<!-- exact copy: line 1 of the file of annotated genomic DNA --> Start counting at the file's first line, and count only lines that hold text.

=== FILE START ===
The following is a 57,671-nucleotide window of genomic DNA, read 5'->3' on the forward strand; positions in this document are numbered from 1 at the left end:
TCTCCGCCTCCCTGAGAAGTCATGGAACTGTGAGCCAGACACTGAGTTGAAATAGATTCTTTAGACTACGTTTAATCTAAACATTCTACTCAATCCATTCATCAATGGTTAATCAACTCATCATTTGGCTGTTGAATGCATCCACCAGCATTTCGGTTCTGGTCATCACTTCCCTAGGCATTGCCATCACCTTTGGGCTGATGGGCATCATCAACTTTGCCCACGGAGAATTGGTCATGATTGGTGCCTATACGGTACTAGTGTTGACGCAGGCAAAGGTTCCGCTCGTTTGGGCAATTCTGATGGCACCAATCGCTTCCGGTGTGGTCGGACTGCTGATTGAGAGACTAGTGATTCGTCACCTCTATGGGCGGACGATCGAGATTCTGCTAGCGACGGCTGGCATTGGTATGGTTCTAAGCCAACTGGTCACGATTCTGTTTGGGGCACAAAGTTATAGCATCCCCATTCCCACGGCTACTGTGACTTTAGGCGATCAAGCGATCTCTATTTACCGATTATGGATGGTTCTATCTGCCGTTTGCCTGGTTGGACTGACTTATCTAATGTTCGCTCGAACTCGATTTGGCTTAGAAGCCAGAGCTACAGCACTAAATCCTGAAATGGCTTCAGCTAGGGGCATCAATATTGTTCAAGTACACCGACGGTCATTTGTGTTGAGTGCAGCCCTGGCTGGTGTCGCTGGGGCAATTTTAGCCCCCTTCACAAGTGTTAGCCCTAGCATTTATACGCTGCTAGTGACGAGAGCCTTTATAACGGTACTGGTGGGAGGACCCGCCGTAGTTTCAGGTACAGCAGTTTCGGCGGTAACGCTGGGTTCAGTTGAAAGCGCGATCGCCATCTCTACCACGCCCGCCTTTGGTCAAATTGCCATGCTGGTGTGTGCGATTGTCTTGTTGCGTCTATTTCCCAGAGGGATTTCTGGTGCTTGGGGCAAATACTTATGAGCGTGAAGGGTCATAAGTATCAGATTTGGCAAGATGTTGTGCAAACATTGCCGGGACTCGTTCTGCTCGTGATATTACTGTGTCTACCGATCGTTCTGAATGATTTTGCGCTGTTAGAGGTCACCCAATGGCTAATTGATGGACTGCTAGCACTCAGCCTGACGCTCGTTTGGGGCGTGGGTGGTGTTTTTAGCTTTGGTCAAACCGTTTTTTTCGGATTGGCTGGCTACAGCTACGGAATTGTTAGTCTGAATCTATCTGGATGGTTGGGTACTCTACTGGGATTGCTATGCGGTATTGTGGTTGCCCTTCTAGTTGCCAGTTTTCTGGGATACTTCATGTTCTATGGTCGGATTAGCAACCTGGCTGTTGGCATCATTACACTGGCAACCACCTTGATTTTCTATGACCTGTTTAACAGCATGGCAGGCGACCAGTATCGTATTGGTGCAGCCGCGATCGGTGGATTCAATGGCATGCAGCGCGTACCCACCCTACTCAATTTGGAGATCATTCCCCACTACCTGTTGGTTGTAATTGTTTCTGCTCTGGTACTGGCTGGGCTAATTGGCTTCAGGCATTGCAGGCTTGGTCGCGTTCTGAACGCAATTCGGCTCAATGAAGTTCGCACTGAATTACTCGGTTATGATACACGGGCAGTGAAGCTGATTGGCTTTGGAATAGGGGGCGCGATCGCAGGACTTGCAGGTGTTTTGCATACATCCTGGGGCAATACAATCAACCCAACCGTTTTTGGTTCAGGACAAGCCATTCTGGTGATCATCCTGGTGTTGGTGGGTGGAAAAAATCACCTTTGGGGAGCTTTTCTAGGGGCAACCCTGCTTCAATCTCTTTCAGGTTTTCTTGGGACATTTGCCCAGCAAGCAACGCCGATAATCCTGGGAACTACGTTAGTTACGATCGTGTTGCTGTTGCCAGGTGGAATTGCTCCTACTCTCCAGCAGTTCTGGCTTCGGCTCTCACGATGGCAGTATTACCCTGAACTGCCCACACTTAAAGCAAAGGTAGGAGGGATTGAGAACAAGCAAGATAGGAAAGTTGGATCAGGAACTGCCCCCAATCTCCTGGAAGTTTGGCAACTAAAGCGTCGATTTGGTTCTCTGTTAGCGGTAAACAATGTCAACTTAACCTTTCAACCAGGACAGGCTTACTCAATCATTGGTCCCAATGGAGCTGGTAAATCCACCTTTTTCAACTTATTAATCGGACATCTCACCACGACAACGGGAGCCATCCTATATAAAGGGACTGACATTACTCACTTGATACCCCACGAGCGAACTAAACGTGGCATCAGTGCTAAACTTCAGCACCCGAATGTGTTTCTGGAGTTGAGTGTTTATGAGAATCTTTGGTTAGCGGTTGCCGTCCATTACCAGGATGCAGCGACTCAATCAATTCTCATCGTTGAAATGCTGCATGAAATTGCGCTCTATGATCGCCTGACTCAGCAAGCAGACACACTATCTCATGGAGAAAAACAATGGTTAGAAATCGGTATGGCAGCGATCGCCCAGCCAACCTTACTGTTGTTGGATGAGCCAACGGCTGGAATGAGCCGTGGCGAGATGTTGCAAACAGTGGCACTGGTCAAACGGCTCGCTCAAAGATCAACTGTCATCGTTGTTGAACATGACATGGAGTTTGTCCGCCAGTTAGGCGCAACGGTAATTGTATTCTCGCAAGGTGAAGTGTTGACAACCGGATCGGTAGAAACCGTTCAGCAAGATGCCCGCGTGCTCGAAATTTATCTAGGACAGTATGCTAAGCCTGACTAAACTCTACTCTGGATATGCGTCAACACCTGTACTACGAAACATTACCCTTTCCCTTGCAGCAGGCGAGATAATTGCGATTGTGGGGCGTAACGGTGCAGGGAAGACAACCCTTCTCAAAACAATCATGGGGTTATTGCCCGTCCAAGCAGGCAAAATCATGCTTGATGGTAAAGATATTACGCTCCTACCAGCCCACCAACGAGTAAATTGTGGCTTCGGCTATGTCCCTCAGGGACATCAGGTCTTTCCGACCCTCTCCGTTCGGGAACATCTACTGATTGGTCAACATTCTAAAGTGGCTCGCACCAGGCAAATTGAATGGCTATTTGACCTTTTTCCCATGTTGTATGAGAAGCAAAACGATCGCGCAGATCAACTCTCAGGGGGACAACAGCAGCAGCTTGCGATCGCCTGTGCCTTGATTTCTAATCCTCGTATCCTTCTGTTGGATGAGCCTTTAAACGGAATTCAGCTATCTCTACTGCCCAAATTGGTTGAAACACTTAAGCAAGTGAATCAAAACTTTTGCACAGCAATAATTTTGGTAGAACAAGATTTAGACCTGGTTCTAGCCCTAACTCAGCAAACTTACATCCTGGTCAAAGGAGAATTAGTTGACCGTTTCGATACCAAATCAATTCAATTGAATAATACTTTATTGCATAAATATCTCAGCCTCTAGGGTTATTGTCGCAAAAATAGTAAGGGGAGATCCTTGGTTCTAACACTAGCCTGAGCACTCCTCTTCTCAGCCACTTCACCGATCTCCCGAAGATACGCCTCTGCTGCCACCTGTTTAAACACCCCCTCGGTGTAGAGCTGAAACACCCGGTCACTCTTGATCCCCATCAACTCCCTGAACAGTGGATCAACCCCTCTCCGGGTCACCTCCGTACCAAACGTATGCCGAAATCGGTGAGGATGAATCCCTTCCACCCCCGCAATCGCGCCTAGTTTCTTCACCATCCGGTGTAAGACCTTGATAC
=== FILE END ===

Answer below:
The following is a 57,671-nucleotide window of genomic DNA, read 5'->3' on the forward strand; positions in this document are numbered from 1 at the left end: